Wednesday, January 29, 2014

Allegiant (2013 Read)

I suppose I am now at a place where I can write about this awful book.

So, this review is going to be chock full of spoilers, just thought you should know.

When I first learned that Divergent was going to be a series I was incredibly angry at the fact that I’d fallen for the YA trap again. I loathe when books carry on for decades so kids can buy more books/the book companies make more money and everyone feels so satiated. I loathe series of any kind and hate that I fell for this series hard.

So, when an ending like the ending this series has occurs I usually find myself ready to cuss at the heavens through my puddle of tears as I throw the book across the room or vow to burn the author in effigy. None of that has happened, why? Well, while a crap ton of people die and I MEAN A LOT of people die I felt close to none of them--I neither liked nor disliked them. That includes irrational, fierce Tris.

Yeah, I said it. I’ve never liked Tris. I looked at my old reviews to see if this was actually true and I noticed that I gush about Four and give accolades to Tris. From the first page of the first book her character never changes. Even in this last book, she’s still trying to prove that she’s right, she’s still trying to prove to herself that she’s stronger than everyone. I didn’t buy it. Even worse, I didn’t care...wait, I don't care. Hence, the problem with writing this review.

So, I’m reminded of one of my favorite post by Veronica Roth, Likable Schmikable in it she talks about how she doesn’t have to like a character in order to appreciate something. She said that she doesn't mind if characters aren't likable as long as they are "fascinating. Complicated. Believable" I realized at the end of Insurgent that she was holding to true to her word, she was trying to make characters that were fascinating, complicated and believable and there are aspects of these three tenets in her first two books. At the end of the series not only is she holding true to her word, but she must believe that the rest of the world feels that way too. Most importantly she thinks that she has given us enough fascination, complication and belief to make us buy the whole lot. In some ways I may be too old (ie. English major, English teacher, well past the years where YA fiction may be applicable to my life) and in some ways, I think she isn't an experienced enough writer to pull off what she needed to so I would feel vested in the story and her characters past the first book.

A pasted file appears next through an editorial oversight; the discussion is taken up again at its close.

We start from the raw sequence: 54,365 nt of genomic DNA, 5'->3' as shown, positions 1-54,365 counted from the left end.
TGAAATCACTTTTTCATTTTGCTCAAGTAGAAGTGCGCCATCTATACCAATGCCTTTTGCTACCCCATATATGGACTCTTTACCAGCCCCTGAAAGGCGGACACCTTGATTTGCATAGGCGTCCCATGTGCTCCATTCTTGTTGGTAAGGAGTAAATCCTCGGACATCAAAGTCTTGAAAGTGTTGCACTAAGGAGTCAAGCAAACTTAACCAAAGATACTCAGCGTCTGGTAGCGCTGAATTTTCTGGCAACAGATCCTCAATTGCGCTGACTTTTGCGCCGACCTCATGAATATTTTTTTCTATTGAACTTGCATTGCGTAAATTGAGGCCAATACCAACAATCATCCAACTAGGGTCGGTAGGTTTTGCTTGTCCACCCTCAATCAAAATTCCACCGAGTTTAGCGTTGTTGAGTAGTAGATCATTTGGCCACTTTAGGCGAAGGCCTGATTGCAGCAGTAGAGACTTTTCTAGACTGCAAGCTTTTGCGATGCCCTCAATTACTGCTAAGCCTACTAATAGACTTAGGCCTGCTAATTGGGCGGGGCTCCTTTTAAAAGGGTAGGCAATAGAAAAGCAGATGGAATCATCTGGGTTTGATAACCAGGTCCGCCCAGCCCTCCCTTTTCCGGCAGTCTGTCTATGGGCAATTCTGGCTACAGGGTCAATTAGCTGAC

I joined this conversation on Goodreads so I could talk about it. The question and subsequent discussion can be found here, but here's the break down of my major points:

1] I have never been more disappointed in a writer, his/her story line or character development or lack thereof. The fact that Tris would die at the end shouldn't have been news to anyone, Roth sets us up with that from the very beginning.

2] The ending is deplorable in its execution and weak in its explanation. Her blog post only proves good writer has to defend their book. A writer who's afraid of losing the money because there's a whole hoard of people who no longer want to watch the movie series does though. 

3] I think to rewrite the ending to suit a certain audience is just as bad as manipulating a series to suit a certain audience. There is no win. I wish this book would have come out after the movie. I wish I would have read this book after the movie. Veronica Roth already took away from her story the second she started this book without giving it a thoughtful conclusion. I will not be watching the movie. I am done with Veronica Roth...And, while I hate to bash someone who wrote a book and published a book and who is more successful at being a writer than I will be (writing is bravery after all), I like what one of my friends said, "Ok Veronica, you've had your fun. Now go back to Northwestern and get that degree. You still have lots to learn about writing." 

4] Veronica has lots to learn about audience and awareness...every good creative writing class does tell you to take the criticism, I'm assuming that also means "don't blog about it." 

So, I now have three books on my "I hate your guts out" List:

1] The Sound and the Fury by William Faulkner
2] Vanity Fair by William Makepeace Thackray
3] Allegiant by Veronica Roth

Trust me, this book doesn't even deserve that company, at least those books mean something in the canon of literature and the foundation of man. I hate those books because they are written so well they make me feel for the characters, the setting, the situations. They are made to serve a purpose. Heck, she isn't in the same league as Stephen King or J.K. Rowling, or, gasp, Stephenie Meyer. And, if I throw Stephenie Meyer in there, at least those books and its author are what you see and they perform in a way true to their genre/character development/audience awareness. Edward, Jacob, Bella and the crew are fascinating, complicated and believable and act within the confines in which Meyers places them.

I dislike this book because it doesn't seem to be as thoughtful as the other two, and, yet I'm supposed to believe that it is. Divergent is one less movie I am chomping at the bit to go see...I have to like my characters, to like my story and the tasty, conflicted Four won’t be enough for me to sit through it.

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